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Motorists doubtful over driverless car technology, survey finds

IAM research also shows drivers split right down the middle on merits of self-driven cars' adherence to speed limit...

Two thirds of motorists say they’re unsure about the merits of driverless cars, while four in ten state that they would never even consider driving one, according to a survey from road safety charity IAM. Opinion regarding such vehicles being restricted to driving within the speed limit is split right down the middle – half of motorists polled say it is a positive feature, but half see it as a drawback.

The finding that most people who actually drive cars are dubious about that task being given to a machine is perhaps understandable - for those who are most attached to their vehicles, it's presumably a bit like asking turkeys to vote for Christmas.

The poll of 1,111 motorists comes at a time when development of the technology is gathering pace – as we reported last month, California’s Governor Jerry Brown signed a bill that paves the way for self-driven cars to take to the state’s roads, while a vehicle being developed by Google has passed 300,000 miles in testing without mishap.

Professor Garel Rhys, who heads up Cardiff University’s Centre for Automotive Industry Research has said because the majority of road traffic incidents are due to, self-driving cars would lead to roads becoming safer. 

Despite that, only one in three respondents to IAM’s survey believed that taking away human interaction would improve road safety, and three quarters said that instead of trying to improve automotive technology, it would be better to focus on ways to encourage safer driving habits among motorists.

Simon Best, chief executive of IAM, said: “The presence of driverless technology in every car is still many years away. In the meantime, more should be done immediately to improve driver standards and deal with the most common human errors through better training, as well as incentives by the government and insurance companies.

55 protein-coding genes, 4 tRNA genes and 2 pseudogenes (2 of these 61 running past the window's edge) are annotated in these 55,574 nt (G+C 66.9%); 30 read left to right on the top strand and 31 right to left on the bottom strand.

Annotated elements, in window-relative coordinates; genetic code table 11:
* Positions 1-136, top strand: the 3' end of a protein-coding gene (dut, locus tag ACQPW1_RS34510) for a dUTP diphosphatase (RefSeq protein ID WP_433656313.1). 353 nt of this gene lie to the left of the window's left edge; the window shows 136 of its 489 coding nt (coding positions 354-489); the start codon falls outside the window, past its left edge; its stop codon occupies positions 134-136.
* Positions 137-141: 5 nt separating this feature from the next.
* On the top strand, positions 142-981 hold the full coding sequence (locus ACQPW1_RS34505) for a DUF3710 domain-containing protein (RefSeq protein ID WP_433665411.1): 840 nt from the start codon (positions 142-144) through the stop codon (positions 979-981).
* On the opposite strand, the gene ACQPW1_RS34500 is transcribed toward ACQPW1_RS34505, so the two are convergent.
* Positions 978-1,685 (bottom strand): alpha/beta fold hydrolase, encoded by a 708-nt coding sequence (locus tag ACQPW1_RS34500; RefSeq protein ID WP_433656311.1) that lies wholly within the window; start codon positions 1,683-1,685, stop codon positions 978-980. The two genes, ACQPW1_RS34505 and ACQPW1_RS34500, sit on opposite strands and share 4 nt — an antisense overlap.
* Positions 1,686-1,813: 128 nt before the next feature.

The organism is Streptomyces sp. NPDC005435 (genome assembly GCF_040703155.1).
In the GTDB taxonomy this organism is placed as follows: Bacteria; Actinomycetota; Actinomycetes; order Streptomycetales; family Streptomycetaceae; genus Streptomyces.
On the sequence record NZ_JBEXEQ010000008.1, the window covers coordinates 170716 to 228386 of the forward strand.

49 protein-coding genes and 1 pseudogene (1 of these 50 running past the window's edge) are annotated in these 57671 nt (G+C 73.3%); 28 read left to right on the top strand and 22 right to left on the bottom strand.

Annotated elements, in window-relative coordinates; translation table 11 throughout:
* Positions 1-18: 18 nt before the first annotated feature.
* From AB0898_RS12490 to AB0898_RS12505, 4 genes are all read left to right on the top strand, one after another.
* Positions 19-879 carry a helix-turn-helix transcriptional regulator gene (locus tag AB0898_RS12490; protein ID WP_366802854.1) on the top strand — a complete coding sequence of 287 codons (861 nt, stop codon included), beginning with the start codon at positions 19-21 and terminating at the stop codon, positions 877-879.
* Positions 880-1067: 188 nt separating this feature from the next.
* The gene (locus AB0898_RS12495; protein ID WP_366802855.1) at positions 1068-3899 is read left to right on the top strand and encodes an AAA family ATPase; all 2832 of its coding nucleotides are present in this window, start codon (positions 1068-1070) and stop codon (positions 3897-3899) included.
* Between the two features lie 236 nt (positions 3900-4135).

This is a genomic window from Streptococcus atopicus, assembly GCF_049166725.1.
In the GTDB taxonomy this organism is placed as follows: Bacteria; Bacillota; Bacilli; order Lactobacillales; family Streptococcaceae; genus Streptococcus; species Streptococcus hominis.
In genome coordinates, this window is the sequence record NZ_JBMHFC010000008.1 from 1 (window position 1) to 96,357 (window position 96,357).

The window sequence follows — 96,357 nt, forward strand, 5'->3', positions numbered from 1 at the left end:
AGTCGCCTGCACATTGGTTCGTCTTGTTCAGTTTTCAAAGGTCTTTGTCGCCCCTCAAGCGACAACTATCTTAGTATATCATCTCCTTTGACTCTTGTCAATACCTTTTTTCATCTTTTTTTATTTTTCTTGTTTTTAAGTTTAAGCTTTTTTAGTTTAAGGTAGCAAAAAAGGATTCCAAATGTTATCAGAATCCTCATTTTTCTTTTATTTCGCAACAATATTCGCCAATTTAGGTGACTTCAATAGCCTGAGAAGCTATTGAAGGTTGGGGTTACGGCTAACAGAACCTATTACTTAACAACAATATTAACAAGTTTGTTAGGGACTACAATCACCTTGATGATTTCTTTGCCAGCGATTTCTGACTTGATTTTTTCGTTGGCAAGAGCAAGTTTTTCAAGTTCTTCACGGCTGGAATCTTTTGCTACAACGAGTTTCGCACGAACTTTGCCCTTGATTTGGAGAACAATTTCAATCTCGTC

"Of course technology has a huge role to play in road safety, but as long as there are cars on the road people will want to drive them. What we need to aim for is first class drivers operating first class vehicles.”

Other findings of the research include:

Around half of respondents (500 of 1,088) feel that driverless cars are a good initiative for the future.

Half of motorists don’t think that driverless cars will become popular.

56 per cent do not think there is a possibility that driverless cars will be the norm
within the next ten years.

98 of 1,088 people think that driverless car technology is irresponsible.

22 per cent of respondents would use a driverless car.

Over half of motorists think that automated systems should take control to prevent a crash.

92 per cent of people like the fact that with driverless car technology, the car behind would not be allowed to drive too close to you.

Simon joined as news editor in 2009 and is now the site’s community editor, acting as a link between the team producing the content and our readers. A law and languages graduate, published translator and former retail analyst, he has reported on issues as diverse as cycling-related court cases, anti-doping investigations, the latest developments in the bike industry and the sport’s biggest races. Now back in London full-time after 15 years living in Oxford and Cambridge, he loves cycling along the Thames but misses having his former riding buddy, Elodie the miniature schnauzer, in the basket in front of him.

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